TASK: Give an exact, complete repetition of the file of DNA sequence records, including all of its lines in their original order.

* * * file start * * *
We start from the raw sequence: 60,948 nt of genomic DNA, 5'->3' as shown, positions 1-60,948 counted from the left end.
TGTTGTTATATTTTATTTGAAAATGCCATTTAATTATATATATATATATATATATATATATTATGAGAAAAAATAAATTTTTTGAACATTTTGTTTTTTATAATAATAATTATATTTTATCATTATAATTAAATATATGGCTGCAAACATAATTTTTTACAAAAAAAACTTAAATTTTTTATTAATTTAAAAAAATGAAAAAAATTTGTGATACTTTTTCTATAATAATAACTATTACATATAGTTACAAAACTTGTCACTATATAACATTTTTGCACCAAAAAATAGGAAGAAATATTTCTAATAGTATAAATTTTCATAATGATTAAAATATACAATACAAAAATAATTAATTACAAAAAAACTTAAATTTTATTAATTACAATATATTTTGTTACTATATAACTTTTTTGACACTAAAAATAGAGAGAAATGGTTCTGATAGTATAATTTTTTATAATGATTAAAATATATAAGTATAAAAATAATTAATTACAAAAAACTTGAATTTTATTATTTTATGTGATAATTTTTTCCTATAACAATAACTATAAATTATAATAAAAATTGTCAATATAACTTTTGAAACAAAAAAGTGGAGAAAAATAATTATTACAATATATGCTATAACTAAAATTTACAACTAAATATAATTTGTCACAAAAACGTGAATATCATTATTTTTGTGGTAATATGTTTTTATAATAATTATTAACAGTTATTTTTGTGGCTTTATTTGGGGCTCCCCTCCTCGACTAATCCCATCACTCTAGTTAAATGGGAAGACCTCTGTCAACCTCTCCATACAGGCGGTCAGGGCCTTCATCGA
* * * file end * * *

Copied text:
We start from the raw sequence: 60,948 nt of genomic DNA, 5'->3' as shown, positions 1-60,948 counted from the left end.
TGTTGTTATATTTTATTTGAAAATGCCATTTAATTATATATATATATATATATATATATATTATGAGAAAAAATAAATTTTTTGAACATTTTGTTTTTTATAATAATAATTATATTTTATCATTATAATTAAATATATGGCTGCAAACATAATTTTTTACAAAAAAAACTTAAATTTTTTATTAATTTAAAAAAATGAAAAAAATTTGTGATACTTTTTCTATAATAATAACTATTACATATAGTTACAAAACTTGTCACTATATAACATTTTTGCACCAAAAAATAGGAAGAAATATTTCTAATAGTATAAATTTTCATAATGATTAAAATATACAATACAAAAATAATTAATTACAAAAAAACTTAAATTTTATTAATTACAATATATTTTGTTACTATATAACTTTTTTGACACTAAAAATAGAGAGAAATGGTTCTGATAGTATAATTTTTTATAATGATTAAAATATATAAGTATAAAAATAATTAATTACAAAAAACTTGAATTTTATTATTTTATGTGATAATTTTTTCCTATAACAATAACTATAAATTATAATAAAAATTGTCAATATAACTTTTGAAACAAAAAAGTGGAGAAAAATAATTATTACAATATATGCTATAACTAAAATTTACAACTAAATATAATTTGTCACAAAAACGTGAATATCATTATTTTTGTGGTAATATGTTTTTATAATAATTATTAACAGTTATTTTTGTGGCTTTATTTGGGGCTCCCCTCCTCGACTAATCCCATCACTCTAGTTAAATGGGAAGACCTCTGTCAACCTCTCCATACAGGCGGTCAGGGCCTTCATCGA